by Dylan Duarte, CMRO Contributing Writer
Magneto: Not a Hero
Written by Skottie Young, Art by Clay Mann
Published: April 2012
Not a Hero, Magneto’s four-issue miniseries, has come to its conclusion, and I wish I could say it was a surprising one. That isn’t a criticism. The ending was inevitable from the beginning and to do it differently would be to betray one of the most compelling characters in comics. The tricky thing about a miniseries is figuring out when to end it. Ending it too soon when you have more story to tell could rob your reader, but dragging it out could do irreparable damage to the entire series. Not a Hero may be guilty of the former, but it’s a lot better than the latter.
Where last issue featured Magneto taking on a freak show clone version of The Brotherhood of Mutants, this issue’s highlight lies in our (not a) hero taking on his resurrected clone Joseph. Towards the end, after saving countless humans from Joseph’s wrath, Magneto is still met with hatred and resistance from the survivors. Skottie Young did an excellent job of showing the world from Magneto’s point of view and helping us understand his continued disdain for mankind. While you won’t walk away from the comic defending Magneto for all of the merciless killing he’s doled out over the years, you’ll understand that his hatred for humanity extends beyond the suffering he experienced during the holocaust.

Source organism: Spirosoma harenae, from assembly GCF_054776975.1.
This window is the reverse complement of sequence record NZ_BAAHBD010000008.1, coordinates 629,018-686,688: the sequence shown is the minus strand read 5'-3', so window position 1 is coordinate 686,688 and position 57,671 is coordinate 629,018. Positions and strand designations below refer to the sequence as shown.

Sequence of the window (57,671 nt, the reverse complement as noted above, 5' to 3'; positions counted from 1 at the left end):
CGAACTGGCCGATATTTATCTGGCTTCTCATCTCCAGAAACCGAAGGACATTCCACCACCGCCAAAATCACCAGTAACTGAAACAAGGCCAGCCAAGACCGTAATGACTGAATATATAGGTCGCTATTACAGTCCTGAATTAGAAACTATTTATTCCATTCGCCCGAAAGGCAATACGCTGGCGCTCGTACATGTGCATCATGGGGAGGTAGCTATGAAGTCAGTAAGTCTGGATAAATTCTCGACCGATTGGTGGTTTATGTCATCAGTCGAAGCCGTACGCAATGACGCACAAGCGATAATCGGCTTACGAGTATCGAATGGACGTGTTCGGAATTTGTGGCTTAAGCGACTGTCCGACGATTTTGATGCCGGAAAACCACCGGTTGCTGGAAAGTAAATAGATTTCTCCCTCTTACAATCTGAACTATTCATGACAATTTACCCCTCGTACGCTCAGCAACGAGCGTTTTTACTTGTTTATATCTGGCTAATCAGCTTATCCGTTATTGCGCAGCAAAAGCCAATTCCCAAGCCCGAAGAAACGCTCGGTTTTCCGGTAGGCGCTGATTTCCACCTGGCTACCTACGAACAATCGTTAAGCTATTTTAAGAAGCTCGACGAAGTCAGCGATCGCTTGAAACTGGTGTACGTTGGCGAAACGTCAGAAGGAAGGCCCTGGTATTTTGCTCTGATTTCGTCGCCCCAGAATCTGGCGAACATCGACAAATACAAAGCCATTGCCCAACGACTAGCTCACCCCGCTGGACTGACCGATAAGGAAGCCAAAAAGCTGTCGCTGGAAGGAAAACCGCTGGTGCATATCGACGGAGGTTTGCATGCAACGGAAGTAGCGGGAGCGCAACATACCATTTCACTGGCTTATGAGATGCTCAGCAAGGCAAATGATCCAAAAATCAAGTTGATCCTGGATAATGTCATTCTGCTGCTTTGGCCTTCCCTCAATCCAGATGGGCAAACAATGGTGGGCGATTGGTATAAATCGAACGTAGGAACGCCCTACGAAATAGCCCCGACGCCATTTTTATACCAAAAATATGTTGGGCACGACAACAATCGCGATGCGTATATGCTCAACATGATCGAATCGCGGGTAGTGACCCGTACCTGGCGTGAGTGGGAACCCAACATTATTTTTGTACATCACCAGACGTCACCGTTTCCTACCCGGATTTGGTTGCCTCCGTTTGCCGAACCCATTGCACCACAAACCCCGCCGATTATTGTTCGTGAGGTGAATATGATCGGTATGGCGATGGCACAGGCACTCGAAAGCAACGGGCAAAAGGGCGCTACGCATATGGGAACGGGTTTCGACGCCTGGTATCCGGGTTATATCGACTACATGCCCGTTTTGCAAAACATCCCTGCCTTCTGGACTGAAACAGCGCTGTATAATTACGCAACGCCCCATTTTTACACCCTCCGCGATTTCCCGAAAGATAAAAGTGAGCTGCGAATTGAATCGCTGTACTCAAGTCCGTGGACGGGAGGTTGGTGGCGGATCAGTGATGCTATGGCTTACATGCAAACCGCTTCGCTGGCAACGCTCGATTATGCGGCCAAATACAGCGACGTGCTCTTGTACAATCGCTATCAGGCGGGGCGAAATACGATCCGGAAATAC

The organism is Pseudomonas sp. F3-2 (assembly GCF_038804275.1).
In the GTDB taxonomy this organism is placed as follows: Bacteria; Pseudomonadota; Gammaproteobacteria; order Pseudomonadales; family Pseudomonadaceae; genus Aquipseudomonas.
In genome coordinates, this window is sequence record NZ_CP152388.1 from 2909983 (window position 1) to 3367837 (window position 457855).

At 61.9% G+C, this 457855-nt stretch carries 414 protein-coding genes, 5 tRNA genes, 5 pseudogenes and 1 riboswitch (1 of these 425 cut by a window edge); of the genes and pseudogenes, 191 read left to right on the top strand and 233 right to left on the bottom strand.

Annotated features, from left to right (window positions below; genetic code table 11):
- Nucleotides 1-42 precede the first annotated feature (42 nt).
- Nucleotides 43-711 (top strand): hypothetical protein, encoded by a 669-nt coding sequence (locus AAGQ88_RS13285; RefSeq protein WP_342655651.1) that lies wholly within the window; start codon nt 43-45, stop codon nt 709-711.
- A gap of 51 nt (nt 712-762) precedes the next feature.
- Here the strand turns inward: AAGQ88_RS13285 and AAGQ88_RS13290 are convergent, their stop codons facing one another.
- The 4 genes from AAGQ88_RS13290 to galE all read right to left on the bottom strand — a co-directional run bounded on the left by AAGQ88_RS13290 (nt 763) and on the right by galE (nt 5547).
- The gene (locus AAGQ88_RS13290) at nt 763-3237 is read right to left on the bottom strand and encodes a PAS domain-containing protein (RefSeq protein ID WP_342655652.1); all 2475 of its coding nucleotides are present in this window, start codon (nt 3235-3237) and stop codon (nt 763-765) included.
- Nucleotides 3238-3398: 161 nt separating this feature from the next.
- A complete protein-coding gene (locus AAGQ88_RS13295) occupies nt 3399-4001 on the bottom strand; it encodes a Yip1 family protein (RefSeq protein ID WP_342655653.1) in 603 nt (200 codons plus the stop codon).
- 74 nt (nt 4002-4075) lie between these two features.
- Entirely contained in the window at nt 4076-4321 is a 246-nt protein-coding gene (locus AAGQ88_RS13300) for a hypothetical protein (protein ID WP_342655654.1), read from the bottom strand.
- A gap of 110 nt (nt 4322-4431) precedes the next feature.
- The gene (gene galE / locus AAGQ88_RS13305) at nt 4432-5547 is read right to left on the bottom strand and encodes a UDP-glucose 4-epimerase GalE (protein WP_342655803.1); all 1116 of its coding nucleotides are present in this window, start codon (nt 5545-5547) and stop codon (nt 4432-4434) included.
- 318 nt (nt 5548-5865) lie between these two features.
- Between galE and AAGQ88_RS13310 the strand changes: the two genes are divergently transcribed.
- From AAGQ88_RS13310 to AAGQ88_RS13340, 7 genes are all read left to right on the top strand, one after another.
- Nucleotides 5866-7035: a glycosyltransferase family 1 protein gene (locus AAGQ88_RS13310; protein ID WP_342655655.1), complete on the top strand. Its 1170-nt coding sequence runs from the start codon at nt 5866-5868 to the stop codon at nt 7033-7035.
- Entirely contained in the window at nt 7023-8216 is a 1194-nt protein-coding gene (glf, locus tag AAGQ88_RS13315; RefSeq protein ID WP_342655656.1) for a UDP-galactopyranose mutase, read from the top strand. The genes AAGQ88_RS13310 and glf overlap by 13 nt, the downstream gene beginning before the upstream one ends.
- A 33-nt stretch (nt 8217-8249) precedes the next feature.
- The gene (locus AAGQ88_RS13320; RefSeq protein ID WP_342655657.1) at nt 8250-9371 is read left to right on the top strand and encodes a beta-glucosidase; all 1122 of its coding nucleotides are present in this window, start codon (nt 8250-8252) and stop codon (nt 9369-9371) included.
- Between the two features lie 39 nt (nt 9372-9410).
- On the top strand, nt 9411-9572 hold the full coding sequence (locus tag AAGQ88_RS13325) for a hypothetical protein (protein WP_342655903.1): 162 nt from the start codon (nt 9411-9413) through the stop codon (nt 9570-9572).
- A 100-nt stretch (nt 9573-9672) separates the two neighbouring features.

X-Men has always been a titled used for telling cultural tales and Young has done just that with Not a Hero. Humans hate and fear mutant kind. Much to the X-Men’s displeasure, that hatred and fear will always be there. Even if its eradicated at surface level, it’ll be buried deep down, waiting to come out again the second one wayward mutant steps out of line. Magneto is not a hero, but that may be a defense mechanism, not necessarily a choice.